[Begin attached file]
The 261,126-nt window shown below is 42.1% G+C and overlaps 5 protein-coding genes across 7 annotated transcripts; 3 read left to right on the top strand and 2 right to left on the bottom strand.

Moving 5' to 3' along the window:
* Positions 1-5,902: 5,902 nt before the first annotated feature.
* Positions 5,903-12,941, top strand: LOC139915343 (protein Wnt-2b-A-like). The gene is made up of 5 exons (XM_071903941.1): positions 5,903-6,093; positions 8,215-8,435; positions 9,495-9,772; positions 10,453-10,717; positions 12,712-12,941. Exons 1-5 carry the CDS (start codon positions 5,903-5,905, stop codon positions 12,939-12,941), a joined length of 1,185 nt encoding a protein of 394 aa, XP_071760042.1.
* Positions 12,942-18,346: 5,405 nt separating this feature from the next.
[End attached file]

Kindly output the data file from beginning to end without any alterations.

The 261,126-nt window shown below is 42.1% G+C and overlaps 5 protein-coding genes across 7 annotated transcripts; 3 read left to right on the top strand and 2 right to left on the bottom strand.

Moving 5' to 3' along the window:
* Positions 1-5,902: 5,902 nt before the first annotated feature.
* Positions 5,903-12,941, top strand: LOC139915343 (protein Wnt-2b-A-like). The gene is made up of 5 exons (XM_071903941.1): positions 5,903-6,093; positions 8,215-8,435; positions 9,495-9,772; positions 10,453-10,717; positions 12,712-12,941. Exons 1-5 carry the CDS (start codon positions 5,903-5,905, stop codon positions 12,939-12,941), a joined length of 1,185 nt encoding a protein of 394 aa, XP_071760042.1.
* Positions 12,942-18,346: 5,405 nt separating this feature from the next.